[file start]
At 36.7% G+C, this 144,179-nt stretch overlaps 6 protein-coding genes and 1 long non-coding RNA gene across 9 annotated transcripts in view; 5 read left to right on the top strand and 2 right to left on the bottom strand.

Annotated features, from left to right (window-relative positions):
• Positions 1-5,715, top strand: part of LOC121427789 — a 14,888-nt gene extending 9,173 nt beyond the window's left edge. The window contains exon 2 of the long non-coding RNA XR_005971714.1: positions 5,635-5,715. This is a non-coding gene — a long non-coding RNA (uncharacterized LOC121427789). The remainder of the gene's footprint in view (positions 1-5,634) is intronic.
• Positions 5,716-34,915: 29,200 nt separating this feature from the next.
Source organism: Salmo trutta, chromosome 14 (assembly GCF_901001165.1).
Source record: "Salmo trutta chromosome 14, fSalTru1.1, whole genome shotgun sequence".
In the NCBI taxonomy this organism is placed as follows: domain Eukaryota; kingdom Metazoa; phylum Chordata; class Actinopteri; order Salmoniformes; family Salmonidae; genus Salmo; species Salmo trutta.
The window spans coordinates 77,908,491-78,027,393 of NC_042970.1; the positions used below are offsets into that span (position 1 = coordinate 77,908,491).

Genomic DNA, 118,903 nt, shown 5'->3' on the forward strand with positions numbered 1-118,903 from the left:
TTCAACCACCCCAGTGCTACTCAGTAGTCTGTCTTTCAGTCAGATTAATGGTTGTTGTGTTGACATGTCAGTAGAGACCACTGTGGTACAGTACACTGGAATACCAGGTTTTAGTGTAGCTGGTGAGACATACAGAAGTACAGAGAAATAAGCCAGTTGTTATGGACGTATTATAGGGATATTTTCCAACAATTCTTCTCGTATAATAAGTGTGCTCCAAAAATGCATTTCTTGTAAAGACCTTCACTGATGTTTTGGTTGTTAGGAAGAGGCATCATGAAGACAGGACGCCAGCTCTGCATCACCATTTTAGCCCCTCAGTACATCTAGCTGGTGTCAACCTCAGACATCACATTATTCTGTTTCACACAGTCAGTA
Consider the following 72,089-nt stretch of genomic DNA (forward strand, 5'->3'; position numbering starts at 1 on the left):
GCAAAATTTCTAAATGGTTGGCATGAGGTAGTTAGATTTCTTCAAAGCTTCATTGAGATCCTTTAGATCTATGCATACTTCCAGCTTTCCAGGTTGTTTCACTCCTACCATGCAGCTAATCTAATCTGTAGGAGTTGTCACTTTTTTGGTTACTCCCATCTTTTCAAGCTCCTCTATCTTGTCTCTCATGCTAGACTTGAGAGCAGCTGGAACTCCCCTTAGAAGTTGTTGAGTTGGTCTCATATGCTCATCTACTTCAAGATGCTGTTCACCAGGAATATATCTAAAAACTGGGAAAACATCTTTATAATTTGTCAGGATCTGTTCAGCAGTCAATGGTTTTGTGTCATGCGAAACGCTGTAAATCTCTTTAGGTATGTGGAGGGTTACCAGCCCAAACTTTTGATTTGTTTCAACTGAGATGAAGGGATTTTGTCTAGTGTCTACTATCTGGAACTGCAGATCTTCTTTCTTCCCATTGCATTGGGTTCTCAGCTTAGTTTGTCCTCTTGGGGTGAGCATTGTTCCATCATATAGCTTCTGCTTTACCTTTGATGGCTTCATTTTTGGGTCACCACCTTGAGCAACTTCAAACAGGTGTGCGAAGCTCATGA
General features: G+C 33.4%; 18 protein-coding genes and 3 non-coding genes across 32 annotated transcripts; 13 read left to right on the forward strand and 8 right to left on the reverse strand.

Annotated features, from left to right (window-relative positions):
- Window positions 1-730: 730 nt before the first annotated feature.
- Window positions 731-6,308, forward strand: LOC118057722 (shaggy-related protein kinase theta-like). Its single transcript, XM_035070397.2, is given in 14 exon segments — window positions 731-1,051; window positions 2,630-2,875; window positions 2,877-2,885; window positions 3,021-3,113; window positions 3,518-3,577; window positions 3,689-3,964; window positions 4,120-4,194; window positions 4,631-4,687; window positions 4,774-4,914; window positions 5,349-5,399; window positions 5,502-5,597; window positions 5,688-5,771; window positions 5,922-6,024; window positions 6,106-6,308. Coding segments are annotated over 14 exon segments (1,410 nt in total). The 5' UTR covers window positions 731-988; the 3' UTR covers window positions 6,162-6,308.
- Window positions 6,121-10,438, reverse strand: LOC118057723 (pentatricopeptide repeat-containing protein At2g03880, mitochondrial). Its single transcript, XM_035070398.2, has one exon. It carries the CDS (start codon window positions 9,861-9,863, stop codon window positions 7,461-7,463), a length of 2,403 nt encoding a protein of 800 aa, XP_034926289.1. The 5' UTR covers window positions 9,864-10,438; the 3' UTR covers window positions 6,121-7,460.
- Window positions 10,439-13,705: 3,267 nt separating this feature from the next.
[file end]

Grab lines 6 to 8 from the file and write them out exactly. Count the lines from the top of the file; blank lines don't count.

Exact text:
Source record: "Salmo trutta chromosome 14, fSalTru1.1, whole genome shotgun sequence".
In the NCBI taxonomy this organism is placed as follows: domain Eukaryota; kingdom Metazoa; phylum Chordata; class Actinopteri; order Salmoniformes; family Salmonidae; genus Salmo; species Salmo trutta.
The window spans coordinates 77,908,491-78,027,393 of NC_042970.1; the positions used below are offsets into that span (position 1 = coordinate 77,908,491).